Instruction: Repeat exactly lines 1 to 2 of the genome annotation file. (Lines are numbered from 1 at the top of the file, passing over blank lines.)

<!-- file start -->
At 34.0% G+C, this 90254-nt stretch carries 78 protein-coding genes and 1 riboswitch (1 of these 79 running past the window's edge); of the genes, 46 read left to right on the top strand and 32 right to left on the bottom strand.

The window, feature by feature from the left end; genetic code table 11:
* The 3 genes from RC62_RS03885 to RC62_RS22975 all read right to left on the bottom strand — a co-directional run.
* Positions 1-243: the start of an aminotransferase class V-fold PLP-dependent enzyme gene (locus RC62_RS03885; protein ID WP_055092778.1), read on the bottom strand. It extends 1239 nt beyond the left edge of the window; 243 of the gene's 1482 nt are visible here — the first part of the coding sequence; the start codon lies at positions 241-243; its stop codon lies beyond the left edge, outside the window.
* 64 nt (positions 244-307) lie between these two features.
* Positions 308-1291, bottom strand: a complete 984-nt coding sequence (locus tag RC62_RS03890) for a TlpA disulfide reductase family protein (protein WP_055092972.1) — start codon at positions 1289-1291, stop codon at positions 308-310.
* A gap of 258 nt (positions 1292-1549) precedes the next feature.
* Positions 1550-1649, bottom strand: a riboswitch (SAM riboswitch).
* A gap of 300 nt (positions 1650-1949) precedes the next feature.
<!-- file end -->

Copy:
At 34.0% G+C, this 90254-nt stretch carries 78 protein-coding genes and 1 riboswitch (1 of these 79 running past the window's edge); of the genes, 46 read left to right on the top strand and 32 right to left on the bottom strand.

The window, feature by feature from the left end; genetic code table 11: